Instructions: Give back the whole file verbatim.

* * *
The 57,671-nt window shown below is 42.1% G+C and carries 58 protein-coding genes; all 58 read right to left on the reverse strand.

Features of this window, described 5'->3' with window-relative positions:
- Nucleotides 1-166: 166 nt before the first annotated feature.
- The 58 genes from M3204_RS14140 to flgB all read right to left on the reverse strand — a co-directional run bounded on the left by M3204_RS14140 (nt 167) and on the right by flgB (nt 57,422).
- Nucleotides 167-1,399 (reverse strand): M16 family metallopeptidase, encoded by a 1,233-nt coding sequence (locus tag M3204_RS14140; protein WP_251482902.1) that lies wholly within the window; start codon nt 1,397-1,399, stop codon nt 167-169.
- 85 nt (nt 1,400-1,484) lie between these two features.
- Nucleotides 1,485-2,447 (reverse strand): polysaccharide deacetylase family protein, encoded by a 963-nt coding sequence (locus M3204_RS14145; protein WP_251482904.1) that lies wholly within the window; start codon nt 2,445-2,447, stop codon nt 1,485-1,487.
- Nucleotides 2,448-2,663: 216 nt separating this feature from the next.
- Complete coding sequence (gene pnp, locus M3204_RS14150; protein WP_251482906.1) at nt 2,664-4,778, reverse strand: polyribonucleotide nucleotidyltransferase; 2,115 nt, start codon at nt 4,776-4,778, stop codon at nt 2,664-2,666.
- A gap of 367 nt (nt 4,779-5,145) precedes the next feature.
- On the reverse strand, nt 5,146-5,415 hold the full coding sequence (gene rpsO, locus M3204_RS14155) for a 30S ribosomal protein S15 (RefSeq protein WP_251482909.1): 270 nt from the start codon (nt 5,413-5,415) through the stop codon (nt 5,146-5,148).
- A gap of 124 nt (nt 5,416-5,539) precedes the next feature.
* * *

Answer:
The 57,671-nt window shown below is 42.1% G+C and carries 58 protein-coding genes; all 58 read right to left on the reverse strand.

Features of this window, described 5'->3' with window-relative positions:
- Nucleotides 1-166: 166 nt before the first annotated feature.
- The 58 genes from M3204_RS14140 to flgB all read right to left on the reverse strand — a co-directional run bounded on the left by M3204_RS14140 (nt 167) and on the right by flgB (nt 57,422).
- Nucleotides 167-1,399 (reverse strand): M16 family metallopeptidase, encoded by a 1,233-nt coding sequence (locus tag M3204_RS14140; protein WP_251482902.1) that lies wholly within the window; start codon nt 1,397-1,399, stop codon nt 167-169.
- 85 nt (nt 1,400-1,484) lie between these two features.
- Nucleotides 1,485-2,447 (reverse strand): polysaccharide deacetylase family protein, encoded by a 963-nt coding sequence (locus M3204_RS14145; protein WP_251482904.1) that lies wholly within the window; start codon nt 2,445-2,447, stop codon nt 1,485-1,487.
- Nucleotides 2,448-2,663: 216 nt separating this feature from the next.
- Complete coding sequence (gene pnp, locus M3204_RS14150; protein WP_251482906.1) at nt 2,664-4,778, reverse strand: polyribonucleotide nucleotidyltransferase; 2,115 nt, start codon at nt 4,776-4,778, stop codon at nt 2,664-2,666.
- A gap of 367 nt (nt 4,779-5,145) precedes the next feature.
- On the reverse strand, nt 5,146-5,415 hold the full coding sequence (gene rpsO, locus M3204_RS14155) for a 30S ribosomal protein S15 (RefSeq protein WP_251482909.1): 270 nt from the start codon (nt 5,413-5,415) through the stop codon (nt 5,146-5,148).
- A gap of 124 nt (nt 5,416-5,539) precedes the next feature.